Thursday, 21 October, 2021

Apathy to appoint office bearers of NWC riles women activists


By A Staff Reporter

Kathmandu, Nov. 4: Women activists have expressed their concerns over the government’s apathy to appoint the office bearers in the National Women Commission (NWC).
At a time when the cases of violence against women, including rape, have risen throughout the country, the NWC responsible for dealing with such cases, is left without office bearers for more than two years.
Key positions including the head of the commission are lying vacant after all its members got retirement following the introduction of the National Women Commission Act 2017 in line with the new Constitution.
Positions of the chairperson and four members are lying vacant for the last two years.
Women activists, including rights activists, political leaders, professors and women from different walks of life, who gathered at the meeting hall of the NWC on Sunday, said that showing apathy to give the NWC a full shape was like ignoring the 52 per cent of the country’s population.
According to women activists, the government is showing its indifference to appoint the office bearers in the NWC because the issues of women are never a priority for the government.
Lily Thapa, a women activist, whose name was recommended to head the commission, said in lack of office bearers, the NWC was unable to conduct monitoring of the serious violence cases.
The commission has been unable to issue any instruction and make recommendation to the government due to lack of office bearers, said Thapa adding that this had affected the function of the commission.
“Is there any lack of competent women in Nepal to lead the commission? Then why is the government reluctant to give this statutory body a full shape?” Thapa asked.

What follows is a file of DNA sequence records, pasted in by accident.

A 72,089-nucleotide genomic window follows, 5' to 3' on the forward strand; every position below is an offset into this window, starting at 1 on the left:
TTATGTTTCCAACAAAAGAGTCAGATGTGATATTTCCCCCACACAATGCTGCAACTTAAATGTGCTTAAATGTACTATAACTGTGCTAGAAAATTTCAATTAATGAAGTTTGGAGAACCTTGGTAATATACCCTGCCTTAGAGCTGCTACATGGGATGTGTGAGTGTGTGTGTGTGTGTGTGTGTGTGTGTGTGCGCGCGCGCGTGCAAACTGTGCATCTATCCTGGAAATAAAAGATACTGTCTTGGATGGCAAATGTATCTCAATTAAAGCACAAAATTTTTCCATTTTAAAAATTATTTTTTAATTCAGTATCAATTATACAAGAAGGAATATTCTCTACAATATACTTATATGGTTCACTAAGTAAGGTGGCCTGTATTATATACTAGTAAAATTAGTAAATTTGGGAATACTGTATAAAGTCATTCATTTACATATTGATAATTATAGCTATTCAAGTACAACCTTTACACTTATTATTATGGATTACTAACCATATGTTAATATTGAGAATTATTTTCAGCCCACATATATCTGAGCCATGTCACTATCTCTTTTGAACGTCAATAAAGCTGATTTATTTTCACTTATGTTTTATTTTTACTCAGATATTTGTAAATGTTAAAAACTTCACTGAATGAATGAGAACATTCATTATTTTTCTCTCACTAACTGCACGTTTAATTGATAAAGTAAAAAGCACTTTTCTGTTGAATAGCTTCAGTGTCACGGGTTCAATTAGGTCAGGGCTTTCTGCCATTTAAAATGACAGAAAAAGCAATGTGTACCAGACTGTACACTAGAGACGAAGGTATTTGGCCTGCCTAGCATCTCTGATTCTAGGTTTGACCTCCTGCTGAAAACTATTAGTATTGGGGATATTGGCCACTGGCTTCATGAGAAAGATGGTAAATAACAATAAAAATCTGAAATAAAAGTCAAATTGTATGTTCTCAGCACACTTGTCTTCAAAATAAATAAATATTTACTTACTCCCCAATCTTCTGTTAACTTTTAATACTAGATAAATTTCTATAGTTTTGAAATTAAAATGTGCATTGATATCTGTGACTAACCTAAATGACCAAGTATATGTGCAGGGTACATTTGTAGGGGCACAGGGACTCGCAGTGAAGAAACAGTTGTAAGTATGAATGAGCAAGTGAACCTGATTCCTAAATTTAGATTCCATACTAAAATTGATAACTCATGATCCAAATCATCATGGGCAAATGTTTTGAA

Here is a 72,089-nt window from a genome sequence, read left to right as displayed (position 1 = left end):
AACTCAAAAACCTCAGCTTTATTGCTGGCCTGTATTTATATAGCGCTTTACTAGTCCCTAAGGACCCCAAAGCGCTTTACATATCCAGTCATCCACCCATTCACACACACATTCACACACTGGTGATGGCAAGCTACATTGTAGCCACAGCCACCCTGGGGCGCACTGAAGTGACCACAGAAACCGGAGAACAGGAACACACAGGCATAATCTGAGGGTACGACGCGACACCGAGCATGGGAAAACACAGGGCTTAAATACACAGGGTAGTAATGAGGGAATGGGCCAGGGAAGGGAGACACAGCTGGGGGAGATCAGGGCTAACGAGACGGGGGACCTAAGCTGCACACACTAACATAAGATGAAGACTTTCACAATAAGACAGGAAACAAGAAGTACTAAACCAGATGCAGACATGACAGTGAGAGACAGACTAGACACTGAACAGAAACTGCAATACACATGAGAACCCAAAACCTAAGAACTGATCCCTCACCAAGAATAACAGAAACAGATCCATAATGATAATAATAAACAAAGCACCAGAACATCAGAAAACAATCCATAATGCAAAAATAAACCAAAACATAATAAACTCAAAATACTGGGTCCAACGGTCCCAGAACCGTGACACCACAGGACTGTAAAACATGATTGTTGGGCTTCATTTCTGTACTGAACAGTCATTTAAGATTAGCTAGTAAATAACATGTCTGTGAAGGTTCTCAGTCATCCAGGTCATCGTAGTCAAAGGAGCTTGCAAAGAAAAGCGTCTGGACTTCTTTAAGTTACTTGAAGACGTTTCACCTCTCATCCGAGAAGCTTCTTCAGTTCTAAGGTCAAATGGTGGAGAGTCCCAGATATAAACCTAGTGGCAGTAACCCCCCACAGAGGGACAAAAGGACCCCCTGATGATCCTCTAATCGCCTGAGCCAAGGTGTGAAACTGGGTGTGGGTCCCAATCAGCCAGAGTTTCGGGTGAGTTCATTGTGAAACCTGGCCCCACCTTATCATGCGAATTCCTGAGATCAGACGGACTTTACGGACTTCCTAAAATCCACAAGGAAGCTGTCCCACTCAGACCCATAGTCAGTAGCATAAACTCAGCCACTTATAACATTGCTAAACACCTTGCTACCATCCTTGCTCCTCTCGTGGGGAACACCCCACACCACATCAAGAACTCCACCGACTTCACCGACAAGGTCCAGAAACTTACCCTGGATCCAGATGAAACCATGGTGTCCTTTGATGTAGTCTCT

Mira Dhungana, another women right activist, said since the commission was running without its office bearers, there was no official body to make recommendation to the government while formulating laws and policies.
Indicating the recently enacted criminal and non-criminal law, Dhungana said the both laws had discriminatory provisions against women.
“If the NWC had been functioning properly at that time, then it could have lobbied to scrap such discriminatory provisions.”
Some of the women activists argued that the problem was not due to lack of competent officials to lead the commission but due to political prejudices.
Shanti Adhikari, another candidate to head the commission, claimed the pace of women movement has, of late, slowed down. “This is the reason, why the government is hesitating to give the commission a full shape.”
Despite the repeated pledges from the women activists to fill up the vacancies, the government has not done anything to fill the key positions of the commission.
Shanti Pakhrin, a member of the Federal Parliament, assured that the issue of the commission would be raised in the parliament.
The women activists have decided to exert pressure on the government to give the commission a full shape.
They also asked the parliament members of the ruling and opposition parties to raise the issue in the parliament meeting.
Dinesh Tripathi, secretary of the NWC, admitted that the overall functioning has been affected in absence of the office bearers.
Senior most leaders of NCP are said to have recommended the names of the prominent women rights activists, including Lily Thapa and Shanti Adhikari, among others, to head the NWC.
The Constitutional Council (CC) headed by Prime Minister is responsible to appoint the office bearers in the constitutional body.
The commission has been without office bearers since Oct 2017, after Bhagwati Ghimire’s tenure was cut short in line with the enactment of NWC Act.